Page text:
Dubois County Emergency Management Director Tammy Miller has released details about this year’s round of annual tornado drills.
Miller says Governor Mike Pence has declared the week of March 16th through the 22nd as Severe Weather Preparedness Week across the state. Pence’s proclamation is designed to stress how important it is to promote public awareness of severe weather and what they need to do to get prepared.
Miller says in the meantime, Dubois County EMA is trying to get the word out:
Miller has also announced the date for this year’s statewide tornado drill. The drill will be held on Thursday March 20th barring any severe weather that day. The weather make up day would be Friday March 21st. She says tornadoes can come at any time of the year, so folks need to always be prepared:
The National Weather Service will be intiating two drills on the 20th. The first of the drills will take place sometime between 10 and 10:30 am eastern time so schools and workplaces can participate. The second drill will take place between 7:30 and 8 pm eastern time. The later time will allow for families to practice their own safety measures from home.
A test tornado warning announcement will start both drills. For more information or questions, you can call Tammy Miller or Gary Fritz at 482-2202.
A pair of potential changes to state law could make it easier on communities dealing with the problem of abandoned and rundown property.
One of the efforts, known as Senate Bill 422, has passed out of both chambers of the statehouse and will be heading to conference committee. The bill is designed to speed up the process of getting abandoned properties through the tax sale process. The bill allows properties to be sold outright at tax sales while reducing the time allowed for tax sale purchasers to petition courts for tax deeds. The time frame would go from 6 months to 3 months.
District 63 state representative Mark Messmer says getting those properties back on the market is important for residential development all across Indiana:
State lawmakers say abandoned homes and properties hurt other property values while increasing crime and lowering a community’s quality of life. Battles says one of the biggest challenges is figuring out who owns the abandoned property. He says a lot of the properties are held by out of town financial institutions, thus making it difficult to do anything with them.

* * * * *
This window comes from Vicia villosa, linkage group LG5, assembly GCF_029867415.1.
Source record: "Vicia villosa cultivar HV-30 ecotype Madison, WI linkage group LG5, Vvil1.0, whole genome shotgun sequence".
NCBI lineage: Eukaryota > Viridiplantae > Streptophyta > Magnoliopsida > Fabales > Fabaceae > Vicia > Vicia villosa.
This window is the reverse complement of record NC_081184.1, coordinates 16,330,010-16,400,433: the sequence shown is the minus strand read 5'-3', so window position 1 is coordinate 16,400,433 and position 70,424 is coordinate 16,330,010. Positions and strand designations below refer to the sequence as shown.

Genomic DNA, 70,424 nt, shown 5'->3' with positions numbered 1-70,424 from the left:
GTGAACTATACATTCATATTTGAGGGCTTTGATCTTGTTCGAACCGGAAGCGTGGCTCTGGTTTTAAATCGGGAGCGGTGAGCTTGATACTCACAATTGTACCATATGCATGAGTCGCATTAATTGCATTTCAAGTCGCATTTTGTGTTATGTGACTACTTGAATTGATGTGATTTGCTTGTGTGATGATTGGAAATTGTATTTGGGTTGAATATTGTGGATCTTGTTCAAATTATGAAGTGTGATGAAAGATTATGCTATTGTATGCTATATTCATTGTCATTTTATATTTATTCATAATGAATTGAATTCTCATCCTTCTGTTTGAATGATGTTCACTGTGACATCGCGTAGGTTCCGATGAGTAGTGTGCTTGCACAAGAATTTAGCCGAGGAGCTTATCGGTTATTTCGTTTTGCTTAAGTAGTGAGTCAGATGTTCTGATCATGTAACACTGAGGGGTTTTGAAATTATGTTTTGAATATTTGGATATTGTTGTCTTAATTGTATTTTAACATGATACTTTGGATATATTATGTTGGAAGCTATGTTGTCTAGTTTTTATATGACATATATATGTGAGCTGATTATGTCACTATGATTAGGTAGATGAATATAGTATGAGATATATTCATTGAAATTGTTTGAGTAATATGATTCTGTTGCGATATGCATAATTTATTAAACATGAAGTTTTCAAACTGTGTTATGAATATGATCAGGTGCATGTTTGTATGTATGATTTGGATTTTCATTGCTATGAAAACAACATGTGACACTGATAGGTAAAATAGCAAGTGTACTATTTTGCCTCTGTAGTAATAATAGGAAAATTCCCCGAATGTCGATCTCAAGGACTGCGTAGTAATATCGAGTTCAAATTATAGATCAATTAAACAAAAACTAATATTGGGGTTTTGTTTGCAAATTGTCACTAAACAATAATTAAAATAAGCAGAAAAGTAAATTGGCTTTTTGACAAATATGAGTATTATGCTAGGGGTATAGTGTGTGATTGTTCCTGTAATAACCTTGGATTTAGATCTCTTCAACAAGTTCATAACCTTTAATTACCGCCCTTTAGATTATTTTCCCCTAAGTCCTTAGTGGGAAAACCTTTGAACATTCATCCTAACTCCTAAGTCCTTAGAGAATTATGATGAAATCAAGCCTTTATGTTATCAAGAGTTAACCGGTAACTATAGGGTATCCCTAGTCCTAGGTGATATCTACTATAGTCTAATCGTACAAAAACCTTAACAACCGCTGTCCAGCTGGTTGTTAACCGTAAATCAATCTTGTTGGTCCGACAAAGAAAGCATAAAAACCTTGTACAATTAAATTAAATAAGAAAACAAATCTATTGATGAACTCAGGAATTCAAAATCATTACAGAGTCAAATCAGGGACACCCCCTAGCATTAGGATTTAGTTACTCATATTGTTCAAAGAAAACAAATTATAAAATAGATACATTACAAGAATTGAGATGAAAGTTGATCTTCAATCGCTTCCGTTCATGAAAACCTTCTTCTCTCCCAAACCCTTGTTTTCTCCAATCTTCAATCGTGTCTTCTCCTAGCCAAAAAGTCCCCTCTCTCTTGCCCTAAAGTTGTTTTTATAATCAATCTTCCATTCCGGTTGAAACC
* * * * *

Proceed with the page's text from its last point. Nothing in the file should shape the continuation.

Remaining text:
Meanwhile, Lt Governor Sue Ellspermann is pushing a new grant program that would give communities funding to tear down old properties. The program has 75 million dollars in available competitive grants for communities to be able to purchase and demolish such structures.
Two entities across our area are already looking at trying to get some of this money. They are Sullivan County and the city of Vincennes.
An accident near St. Anthony left 2 people injured and shut down a stretch of State Road 64 for a short time this morning.
Just before 5:55 am this morning, Dubois County Sheriff’s deputies were called to an area along State Road 64 near South Street in St Anthony on a report of a 2 vehicle crash. Deputies say 57-year-old Stanley Stetter of St Anthony was on South Street at the intersection with State Road 64 at the same time that 66-year-old Charles Harkness of Eckerty was westbound along State Road 64.
Deputies say Stetter pulled into the intersection and did not yield for Harkness. Harkness’ vehicle hit Stetter’s vehicle in the driver’s side door.
Harkness complained of chest and neck pain and he was taken to Memorial Hospital by ambulance for treatment. Meanwhile, Stetter was taken by personal vehicle to Memorial Hospital for treatment of a head injury.
Both vehicles were total losses in this crash. Stetter was cited for failure to yield the right of way.State Road 64 was closed for about 35 minutes while the accident scene was being cleared.